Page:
Tuesday, April 7, 2009

New Mexico Lives on in the Studio

Ah.... memories. I am back in the studio equipped with a plan. While my New Mexico visions are sharp I will work up a studio piece from the Rio Grande. So here is a picture of me, bundled up in layers and fingerless gloves painting the canyon.
My main question: when composing this "grand space" scene, how do I deepen the space? Many painters have placed land, trees, people, etc. in the very foreground or in the case of Thomas Moran or Albert Bierstadt creating (with color) distinct levels of space and atmosphere. Not only will my choice effect the creation of space but also the place where a viewer is involved.


Dewberry Fine Art said...

You ask good questions. I can't wait to see how you answer them.

Loriann Signori said...

Thanks Dori. I will try. The questions are always there...it's the answers that elude me.

NJ ART 73 said...

Hi Loriann!
A few weeks ago I came across your art and was immediately taken . I enjoy receiving your painting(s) each day. I admire your determination to paint! I paint landscapes & abstracts but somehow the landscape keeps pulling me in. When I go out into the field I usually take some Derwent sketching pencils and/or colored pencils along with a 9 x12 Strathmore 300 charcoal pad. I then work my paintings from memory and my sketches.I am finding that my photographs are gathering dust. A few weeks ago I found in the dumpster a full French easel that was clean and needed some minor repairs. I do have a 1/2 box French easel purchased over 20 years ago but I rarely used it in the field. So now after taking acrylic paint into the field so long ago I am going to put down the pencils and go for it. The approach that I have been using has been very productive & rewarding. Yet after watching Henier Hertling on Create TV, looking at your work plus several other landscape painters including Deborah Paris, Tracy Helgeson and Jan Blencowe I have been inspired to paint outdoors . I will still paint landscapes in the studio and eventually I will get back to my abstracts but I am excited about painting en plein air. I am going to be working with acrylics and using that French easel that the Muses left for me to find.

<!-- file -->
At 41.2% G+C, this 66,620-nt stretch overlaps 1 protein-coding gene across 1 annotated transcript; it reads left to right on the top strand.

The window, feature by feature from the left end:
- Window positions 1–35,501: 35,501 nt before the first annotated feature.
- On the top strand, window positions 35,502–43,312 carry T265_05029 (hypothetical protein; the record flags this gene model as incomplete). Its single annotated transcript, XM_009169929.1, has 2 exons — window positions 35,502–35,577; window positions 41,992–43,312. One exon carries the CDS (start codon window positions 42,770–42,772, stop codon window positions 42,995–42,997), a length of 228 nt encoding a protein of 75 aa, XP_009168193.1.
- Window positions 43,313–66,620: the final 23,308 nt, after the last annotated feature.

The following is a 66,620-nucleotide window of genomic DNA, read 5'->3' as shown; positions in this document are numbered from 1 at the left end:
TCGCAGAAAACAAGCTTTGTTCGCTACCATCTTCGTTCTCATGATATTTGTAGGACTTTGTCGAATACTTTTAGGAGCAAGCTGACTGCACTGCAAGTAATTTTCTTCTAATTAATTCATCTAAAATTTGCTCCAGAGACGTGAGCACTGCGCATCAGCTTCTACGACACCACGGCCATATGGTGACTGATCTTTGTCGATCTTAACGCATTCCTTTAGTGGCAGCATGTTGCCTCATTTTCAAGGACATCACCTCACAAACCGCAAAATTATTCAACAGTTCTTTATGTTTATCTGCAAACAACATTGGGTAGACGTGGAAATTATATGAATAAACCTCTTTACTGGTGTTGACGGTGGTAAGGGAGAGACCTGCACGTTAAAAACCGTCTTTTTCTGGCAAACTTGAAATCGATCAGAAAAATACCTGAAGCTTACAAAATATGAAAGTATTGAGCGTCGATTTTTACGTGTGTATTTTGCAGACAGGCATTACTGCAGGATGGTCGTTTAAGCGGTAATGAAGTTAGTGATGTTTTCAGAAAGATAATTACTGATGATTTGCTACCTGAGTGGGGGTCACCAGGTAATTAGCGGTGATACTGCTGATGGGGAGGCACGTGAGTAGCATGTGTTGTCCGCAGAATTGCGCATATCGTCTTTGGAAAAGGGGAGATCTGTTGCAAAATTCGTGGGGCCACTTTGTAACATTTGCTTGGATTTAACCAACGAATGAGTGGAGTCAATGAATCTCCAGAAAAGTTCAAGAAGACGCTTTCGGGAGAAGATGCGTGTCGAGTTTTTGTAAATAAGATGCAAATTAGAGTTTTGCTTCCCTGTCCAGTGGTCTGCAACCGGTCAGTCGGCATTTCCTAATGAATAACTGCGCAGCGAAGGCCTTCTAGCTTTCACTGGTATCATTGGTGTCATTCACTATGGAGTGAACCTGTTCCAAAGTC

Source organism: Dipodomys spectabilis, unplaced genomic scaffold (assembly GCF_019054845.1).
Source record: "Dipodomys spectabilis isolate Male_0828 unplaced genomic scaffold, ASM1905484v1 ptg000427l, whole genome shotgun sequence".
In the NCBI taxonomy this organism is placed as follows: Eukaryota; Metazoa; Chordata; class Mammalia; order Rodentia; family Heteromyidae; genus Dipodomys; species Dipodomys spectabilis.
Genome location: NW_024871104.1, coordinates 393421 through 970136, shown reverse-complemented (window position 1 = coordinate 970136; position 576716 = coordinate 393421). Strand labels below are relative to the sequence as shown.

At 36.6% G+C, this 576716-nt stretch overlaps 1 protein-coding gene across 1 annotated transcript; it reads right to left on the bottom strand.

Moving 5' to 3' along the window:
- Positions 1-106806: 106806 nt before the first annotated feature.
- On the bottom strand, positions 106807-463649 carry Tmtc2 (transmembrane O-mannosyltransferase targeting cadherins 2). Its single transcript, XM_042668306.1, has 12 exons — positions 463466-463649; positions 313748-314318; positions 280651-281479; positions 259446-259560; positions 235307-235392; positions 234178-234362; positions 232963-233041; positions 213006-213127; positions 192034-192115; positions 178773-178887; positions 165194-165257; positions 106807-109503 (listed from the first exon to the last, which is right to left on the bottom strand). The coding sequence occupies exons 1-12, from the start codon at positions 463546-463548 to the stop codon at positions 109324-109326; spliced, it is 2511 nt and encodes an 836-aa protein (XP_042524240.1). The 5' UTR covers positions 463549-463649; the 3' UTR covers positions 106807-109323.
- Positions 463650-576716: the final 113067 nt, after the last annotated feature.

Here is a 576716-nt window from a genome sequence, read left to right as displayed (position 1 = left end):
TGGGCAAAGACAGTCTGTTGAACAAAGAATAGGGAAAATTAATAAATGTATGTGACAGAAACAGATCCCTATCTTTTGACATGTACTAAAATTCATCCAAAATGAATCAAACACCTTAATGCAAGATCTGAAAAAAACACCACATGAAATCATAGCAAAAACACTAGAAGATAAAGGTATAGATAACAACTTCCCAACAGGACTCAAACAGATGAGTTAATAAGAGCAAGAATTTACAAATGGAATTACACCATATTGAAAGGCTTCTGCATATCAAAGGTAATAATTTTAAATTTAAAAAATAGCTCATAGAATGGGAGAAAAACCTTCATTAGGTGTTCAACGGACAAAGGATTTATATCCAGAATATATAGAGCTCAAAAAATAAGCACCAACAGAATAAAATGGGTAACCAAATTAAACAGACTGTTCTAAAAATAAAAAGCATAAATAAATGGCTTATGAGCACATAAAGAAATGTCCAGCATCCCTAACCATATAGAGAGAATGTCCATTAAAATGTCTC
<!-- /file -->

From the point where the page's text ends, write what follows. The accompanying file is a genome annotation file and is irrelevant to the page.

If you want to create a sense of space in your work consider using atmospheric perspective. As objects recede they reduce in size and detail disappears. Also the value contrast between the object and its background dimishes. As an object recedes values begin to get lighter. Lights & darks also begin to merge. Also all colors become cooler as they recede from the eye except white. Color that recedes into the distance has some blue added to it. Additionally objects in the foreground are warmer. I hope that this will be of help. BTW if you are going to continue with oils in addition to your pastels I suggest that you check out M Katherine Hurley. She has web classes on Artists Network TV. You can purchase DVDS from the North Light Book Shop. I think that you will enjoy her work. Although I work with acrylics I learn from oil painters. This is why I also subscribe to the Pastel Journal
I was in New Mexico once a long time ago back in 1971. I have been told that you can see a thunderstorm 100 miles away from you are standing. The memory that I have from that trip was of grey overcast skies . I was on what was called a teen tour. We landed in Denver and went on bus throughout the West. I also remember while in New Mexico the green bugs on the wallpaper in the motel rooms. Funny what memories we have isn't it? I used to go to Vermont during the fall to see the foilage & be inspired. I have not been back there for many years but echos of those trips still linger somewhere in my work. I think that you will find that New Mexico will have the same effect on your painting over the years.

Loriann Signori said...

Hi NJ Art!
Thanks for reading my blog. Enjoy you plein air experiences...once you go you'll never come back!!!!
You name some incredible artists and there are always more. We as artists will always learn from each other. That's a good thing.
In my next post I will be talking about the many tricks an artist has up her sleeve for creating distance.....color, temperature, value, atmospheric perspective,and mass size. Keep reading.
Till then, happy painting,